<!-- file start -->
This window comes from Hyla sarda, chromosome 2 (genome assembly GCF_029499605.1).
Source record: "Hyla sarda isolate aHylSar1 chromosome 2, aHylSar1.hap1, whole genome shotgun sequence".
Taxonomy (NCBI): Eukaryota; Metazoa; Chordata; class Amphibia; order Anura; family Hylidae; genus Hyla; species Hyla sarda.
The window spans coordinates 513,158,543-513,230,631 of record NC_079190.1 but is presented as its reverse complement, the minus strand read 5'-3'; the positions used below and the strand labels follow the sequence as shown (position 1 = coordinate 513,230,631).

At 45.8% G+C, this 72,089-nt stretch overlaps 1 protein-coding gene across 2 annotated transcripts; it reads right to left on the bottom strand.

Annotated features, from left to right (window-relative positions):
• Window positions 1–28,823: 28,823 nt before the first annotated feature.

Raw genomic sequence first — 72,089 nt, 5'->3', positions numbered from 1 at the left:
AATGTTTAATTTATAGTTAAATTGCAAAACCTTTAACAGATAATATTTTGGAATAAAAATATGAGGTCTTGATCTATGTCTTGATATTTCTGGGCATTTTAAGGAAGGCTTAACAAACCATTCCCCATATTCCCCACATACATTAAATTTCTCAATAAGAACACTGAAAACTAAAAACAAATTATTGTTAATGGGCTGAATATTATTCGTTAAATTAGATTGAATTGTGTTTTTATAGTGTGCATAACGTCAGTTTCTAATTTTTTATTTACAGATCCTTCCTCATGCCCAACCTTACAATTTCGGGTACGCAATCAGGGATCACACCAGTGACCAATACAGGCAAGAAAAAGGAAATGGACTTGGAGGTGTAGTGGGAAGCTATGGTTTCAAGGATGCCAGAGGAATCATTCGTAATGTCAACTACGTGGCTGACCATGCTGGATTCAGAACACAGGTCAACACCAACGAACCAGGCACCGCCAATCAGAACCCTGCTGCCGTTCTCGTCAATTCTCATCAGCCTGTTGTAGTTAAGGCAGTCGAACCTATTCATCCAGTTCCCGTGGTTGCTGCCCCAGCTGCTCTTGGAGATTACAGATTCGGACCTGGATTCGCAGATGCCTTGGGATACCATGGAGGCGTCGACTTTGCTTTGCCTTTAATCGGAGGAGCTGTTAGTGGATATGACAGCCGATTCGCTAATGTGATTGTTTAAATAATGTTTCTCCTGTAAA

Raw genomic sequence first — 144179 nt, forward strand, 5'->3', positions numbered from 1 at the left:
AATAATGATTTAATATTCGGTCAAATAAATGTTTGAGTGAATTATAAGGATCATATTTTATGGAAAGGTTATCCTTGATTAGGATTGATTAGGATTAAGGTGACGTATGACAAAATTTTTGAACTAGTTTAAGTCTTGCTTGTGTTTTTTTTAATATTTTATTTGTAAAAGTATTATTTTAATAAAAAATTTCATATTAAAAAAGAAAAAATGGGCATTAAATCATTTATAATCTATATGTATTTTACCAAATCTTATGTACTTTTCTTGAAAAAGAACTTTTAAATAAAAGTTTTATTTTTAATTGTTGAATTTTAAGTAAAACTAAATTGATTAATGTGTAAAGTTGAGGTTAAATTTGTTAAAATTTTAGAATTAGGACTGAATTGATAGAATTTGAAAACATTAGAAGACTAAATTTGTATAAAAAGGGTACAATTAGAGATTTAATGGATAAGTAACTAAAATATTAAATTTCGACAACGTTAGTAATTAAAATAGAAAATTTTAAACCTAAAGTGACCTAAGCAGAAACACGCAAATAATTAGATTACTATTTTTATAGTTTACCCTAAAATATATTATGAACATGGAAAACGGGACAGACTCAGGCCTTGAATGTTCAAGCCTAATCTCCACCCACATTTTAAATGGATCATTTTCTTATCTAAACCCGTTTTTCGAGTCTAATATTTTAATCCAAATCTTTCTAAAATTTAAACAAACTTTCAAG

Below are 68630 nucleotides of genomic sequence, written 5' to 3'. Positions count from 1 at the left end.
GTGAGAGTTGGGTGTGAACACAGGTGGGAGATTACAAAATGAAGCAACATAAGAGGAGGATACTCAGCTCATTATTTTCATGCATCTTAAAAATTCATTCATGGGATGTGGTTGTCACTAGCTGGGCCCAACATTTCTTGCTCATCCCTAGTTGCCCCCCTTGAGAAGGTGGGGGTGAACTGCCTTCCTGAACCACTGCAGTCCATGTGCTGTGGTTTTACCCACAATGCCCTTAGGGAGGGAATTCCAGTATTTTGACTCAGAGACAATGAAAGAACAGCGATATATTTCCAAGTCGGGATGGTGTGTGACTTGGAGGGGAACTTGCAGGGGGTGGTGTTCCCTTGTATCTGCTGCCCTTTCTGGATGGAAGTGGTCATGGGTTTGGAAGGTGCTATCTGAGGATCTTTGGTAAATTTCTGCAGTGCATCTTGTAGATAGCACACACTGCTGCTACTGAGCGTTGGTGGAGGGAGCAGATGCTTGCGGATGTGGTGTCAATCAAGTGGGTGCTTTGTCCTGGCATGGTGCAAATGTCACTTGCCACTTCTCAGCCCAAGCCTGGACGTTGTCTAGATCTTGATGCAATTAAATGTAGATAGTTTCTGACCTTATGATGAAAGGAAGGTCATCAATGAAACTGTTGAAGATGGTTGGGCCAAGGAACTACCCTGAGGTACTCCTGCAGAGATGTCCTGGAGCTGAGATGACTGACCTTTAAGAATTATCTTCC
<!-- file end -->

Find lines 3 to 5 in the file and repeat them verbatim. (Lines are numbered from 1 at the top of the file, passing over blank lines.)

Taxonomy (NCBI): Eukaryota; Metazoa; Chordata; class Amphibia; order Anura; family Hylidae; genus Hyla; species Hyla sarda.
The window spans coordinates 513,158,543-513,230,631 of record NC_079190.1 but is presented as its reverse complement, the minus strand read 5'-3'; the positions used below and the strand labels follow the sequence as shown (position 1 = coordinate 513,230,631).

At 45.8% G+C, this 72,089-nt stretch overlaps 1 protein-coding gene across 2 annotated transcripts; it reads right to left on the bottom strand.